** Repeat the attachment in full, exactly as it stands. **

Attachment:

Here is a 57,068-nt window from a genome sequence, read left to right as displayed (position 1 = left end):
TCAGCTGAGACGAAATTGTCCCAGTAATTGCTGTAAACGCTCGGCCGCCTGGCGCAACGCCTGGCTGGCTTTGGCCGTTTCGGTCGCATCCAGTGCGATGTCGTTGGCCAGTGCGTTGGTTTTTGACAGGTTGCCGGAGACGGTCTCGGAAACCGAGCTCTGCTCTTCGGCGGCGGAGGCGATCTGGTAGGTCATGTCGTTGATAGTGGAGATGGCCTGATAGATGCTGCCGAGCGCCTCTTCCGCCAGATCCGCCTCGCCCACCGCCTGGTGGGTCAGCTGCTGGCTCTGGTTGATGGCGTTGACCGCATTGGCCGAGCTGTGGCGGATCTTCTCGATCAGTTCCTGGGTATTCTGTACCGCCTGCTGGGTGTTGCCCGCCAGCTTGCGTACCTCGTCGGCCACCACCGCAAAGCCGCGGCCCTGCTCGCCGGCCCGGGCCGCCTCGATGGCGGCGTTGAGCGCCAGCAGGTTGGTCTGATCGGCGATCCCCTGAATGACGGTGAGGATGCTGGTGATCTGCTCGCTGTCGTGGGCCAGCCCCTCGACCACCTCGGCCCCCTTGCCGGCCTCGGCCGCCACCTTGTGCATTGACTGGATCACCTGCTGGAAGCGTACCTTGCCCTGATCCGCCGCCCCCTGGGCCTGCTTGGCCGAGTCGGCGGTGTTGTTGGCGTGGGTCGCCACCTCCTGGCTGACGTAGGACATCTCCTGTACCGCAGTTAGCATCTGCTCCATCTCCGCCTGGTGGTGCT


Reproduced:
Here is a 57,068-nt window from a genome sequence, read left to right as displayed (position 1 = left end):
TCAGCTGAGACGAAATTGTCCCAGTAATTGCTGTAAACGCTCGGCCGCCTGGCGCAACGCCTGGCTGGCTTTGGCCGTTTCGGTCGCATCCAGTGCGATGTCGTTGGCCAGTGCGTTGGTTTTTGACAGGTTGCCGGAGACGGTCTCGGAAACCGAGCTCTGCTCTTCGGCGGCGGAGGCGATCTGGTAGGTCATGTCGTTGATAGTGGAGATGGCCTGATAGATGCTGCCGAGCGCCTCTTCCGCCAGATCCGCCTCGCCCACCGCCTGGTGGGTCAGCTGCTGGCTCTGGTTGATGGCGTTGACCGCATTGGCCGAGCTGTGGCGGATCTTCTCGATCAGTTCCTGGGTATTCTGTACCGCCTGCTGGGTGTTGCCCGCCAGCTTGCGTACCTCGTCGGCCACCACCGCAAAGCCGCGGCCCTGCTCGCCGGCCCGGGCCGCCTCGATGGCGGCGTTGAGCGCCAGCAGGTTGGTCTGATCGGCGATCCCCTGAATGACGGTGAGGATGCTGGTGATCTGCTCGCTGTCGTGGGCCAGCCCCTCGACCACCTCGGCCCCCTTGCCGGCCTCGGCCGCCACCTTGTGCATTGACTGGATCACCTGCTGGAAGCGTACCTTGCCCTGATCCGCCGCCCCCTGGGCCTGCTTGGCCGAGTCGGCGGTGTTGTTGGCGTGGGTCGCCACCTCCTGGCTGACGTAGGACATCTCCTGTACCGCAGTTAGCATCTGCTCCATCTCCGCCTGGTGGTGCT